UW Law students supported newly arrived immigrants in San Diego during spring break, gaining Insights in immigration law and building empathy at the U.S.-Mexico border.

Hundreds of immigrants are dropped off each day by U.S. Customs and Border Protection agents at the Iris Avenue Transit Center in San Diego, CA, three miles north of the U.S.-Mexico border. Most have been detained for days, if not weeks, and are disoriented upon arriving at the bus station.

During spring break, six UW Law students and one professor, Immigration Law Clinic director Georgina Olazcon Mozo, flew to southern California to assist new arrivals with the challenges they face upon entry to the United States, including: traversing the transit system, reconnecting with family members and needing translation services.

Find out more about how UW Law students supported this vulnerable population of people, while also strengthening their compassion and empathy skills that they will need in becoming successful lawyers.

Read the Transcript

Georgina Olazcon Mozo: Right now, there's this chaos with, like, literally hundreds of people are being released by border patrol in San Diego, just in the middle of nowhere.

Vivian Hernandez: And the majority of the people would get released or get out of the bus and the first question they would ask is, “What state am I in?”

GOM: They don't speak the language. They don't know where they are. When they are being released, they are disoriented.

Francis Kumah: We are talking about almost getting to thousands of people being dumped, and how are they being supported?

GOM: The planning started a few weeks before we went to San Diego, meeting with the students, with the host organization and getting plans about what we were going to do in San Diego.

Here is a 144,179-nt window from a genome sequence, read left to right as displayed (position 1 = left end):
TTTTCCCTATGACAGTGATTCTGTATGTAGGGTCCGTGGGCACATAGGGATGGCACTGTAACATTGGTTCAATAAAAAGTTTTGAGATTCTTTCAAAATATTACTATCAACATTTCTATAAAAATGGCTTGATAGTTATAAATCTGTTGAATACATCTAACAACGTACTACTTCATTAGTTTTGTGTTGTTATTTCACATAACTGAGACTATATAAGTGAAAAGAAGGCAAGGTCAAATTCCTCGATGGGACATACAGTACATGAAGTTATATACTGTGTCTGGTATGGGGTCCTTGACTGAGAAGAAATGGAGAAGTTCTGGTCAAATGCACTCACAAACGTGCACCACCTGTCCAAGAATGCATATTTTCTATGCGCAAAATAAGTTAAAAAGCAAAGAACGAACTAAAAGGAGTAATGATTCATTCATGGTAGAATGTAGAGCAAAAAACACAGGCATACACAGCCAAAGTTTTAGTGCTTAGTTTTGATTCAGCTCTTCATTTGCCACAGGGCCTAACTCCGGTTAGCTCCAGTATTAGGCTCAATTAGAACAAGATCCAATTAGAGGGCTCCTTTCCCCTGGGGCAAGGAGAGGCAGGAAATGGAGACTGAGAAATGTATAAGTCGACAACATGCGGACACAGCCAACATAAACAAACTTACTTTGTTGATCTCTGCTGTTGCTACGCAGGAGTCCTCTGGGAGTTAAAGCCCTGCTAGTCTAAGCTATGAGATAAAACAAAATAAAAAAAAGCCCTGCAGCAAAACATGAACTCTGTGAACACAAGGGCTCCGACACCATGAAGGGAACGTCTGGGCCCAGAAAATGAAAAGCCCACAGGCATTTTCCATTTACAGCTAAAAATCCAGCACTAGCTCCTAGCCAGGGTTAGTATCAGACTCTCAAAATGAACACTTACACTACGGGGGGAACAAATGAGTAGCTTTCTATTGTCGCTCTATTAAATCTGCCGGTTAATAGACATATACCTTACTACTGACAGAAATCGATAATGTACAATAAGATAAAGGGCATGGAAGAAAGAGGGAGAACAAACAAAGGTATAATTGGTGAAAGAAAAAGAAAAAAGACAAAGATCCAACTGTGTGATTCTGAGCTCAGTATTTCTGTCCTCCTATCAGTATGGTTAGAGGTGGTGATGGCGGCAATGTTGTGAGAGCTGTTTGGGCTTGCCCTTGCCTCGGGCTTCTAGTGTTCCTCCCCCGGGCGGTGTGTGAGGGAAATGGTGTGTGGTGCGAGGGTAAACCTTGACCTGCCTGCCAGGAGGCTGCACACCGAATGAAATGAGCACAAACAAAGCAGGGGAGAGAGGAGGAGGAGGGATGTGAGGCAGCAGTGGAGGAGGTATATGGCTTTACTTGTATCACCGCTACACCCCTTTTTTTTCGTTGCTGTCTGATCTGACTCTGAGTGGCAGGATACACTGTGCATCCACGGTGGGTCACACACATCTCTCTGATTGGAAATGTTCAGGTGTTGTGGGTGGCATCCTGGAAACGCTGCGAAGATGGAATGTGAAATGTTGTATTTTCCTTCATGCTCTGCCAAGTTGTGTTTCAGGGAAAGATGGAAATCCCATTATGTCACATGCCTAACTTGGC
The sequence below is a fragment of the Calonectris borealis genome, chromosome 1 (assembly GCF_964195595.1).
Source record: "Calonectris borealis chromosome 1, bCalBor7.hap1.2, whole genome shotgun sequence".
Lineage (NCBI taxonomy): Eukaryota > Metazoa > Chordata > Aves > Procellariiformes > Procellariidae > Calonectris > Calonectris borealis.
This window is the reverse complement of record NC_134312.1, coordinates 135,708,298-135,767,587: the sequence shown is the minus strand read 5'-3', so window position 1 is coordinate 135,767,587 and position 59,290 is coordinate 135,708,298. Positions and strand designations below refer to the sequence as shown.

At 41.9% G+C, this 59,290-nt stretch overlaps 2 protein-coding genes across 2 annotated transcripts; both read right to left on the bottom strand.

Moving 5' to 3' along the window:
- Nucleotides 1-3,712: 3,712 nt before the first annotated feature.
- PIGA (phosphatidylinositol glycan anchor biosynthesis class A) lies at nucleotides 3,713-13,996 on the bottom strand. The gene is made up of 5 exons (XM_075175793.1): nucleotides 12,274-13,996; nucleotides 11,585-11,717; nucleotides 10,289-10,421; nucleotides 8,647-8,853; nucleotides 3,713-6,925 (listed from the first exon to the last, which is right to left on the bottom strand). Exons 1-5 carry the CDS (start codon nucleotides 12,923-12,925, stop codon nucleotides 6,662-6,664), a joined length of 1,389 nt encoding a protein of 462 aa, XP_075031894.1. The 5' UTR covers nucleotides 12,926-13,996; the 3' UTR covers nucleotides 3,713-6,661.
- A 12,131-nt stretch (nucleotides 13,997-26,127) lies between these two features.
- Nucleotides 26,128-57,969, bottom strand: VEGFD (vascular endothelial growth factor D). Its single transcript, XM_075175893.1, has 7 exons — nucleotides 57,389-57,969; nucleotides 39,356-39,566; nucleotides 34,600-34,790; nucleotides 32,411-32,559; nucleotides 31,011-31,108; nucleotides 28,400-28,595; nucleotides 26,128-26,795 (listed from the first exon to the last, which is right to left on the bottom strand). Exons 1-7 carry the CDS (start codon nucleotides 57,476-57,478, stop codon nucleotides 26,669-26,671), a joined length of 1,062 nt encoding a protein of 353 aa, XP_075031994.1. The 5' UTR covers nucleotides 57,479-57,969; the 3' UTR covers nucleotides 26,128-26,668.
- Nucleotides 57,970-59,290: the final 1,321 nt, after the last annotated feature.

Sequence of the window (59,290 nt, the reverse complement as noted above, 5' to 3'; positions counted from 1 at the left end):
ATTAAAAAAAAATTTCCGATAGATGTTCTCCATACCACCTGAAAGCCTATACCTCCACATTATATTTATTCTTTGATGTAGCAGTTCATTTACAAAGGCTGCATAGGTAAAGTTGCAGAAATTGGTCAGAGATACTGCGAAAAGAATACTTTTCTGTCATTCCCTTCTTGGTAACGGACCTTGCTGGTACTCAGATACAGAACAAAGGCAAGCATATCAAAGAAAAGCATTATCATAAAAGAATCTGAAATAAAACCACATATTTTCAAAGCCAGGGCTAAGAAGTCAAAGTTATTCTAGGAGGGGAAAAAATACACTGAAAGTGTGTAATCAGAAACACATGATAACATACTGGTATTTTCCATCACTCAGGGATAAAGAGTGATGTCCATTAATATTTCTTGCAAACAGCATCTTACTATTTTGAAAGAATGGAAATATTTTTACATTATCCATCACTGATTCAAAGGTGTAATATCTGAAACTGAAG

VH: And we're really just at a bus station, waiting for people to be released into a bus station that, you know, doesn't even get to the airport.

FK: At that point, the person doesn't have a phone to call. At that point, the person doesn't have internet to communicate to anybody.

GOM: So, a lot of the work that our students had to do is receive people, talk about their rights, how they could be transported to other places where they could either catch a plane, or a train, or a bus to their next destination.

VH: One day, it was 10 p.m. We really wanted to make sure that if we were there, you know, for a week we could sacrifice a few hours of sleep to make sure that someone wasn't left stranded in the middle of a bus station. Every person that was released had a different story, a different need.

GOM: Some people we needed to help them reunite with their families when they were separated.

VH: Some of them had been detained for 20 days with their families not knowing what state they were being detained in.

FK: Some also traveled by sea with a small boat. That boat can easily capsize.

GOM: So, it's really more of a crisis control. It's really literally chaos and crisis.

FK: The more you feel touching to help, the more you feel attached to them. You feel more to go the extra mile to ensure that they get where they need to get to.

VH: I met two siblings that are from the same town as my dad in Colombia. And they are my same age, worked throughout every country so they could, you know, pay for their stay in those countries and be able to come to the U.S. I admire them so much. I admire their sibling relationships so much, I immediately called my brother sobbing that night.

FK: We are also lawyers trying to learn more, so we appreciate what they go through. So, it was a learning process for us as well.

VH: There is a client on the other end. It's not just theories that we're learning in class. It's not just a debate.

GOM: They can take that experience in their own lawyering in the future to become more compassionate attorneys.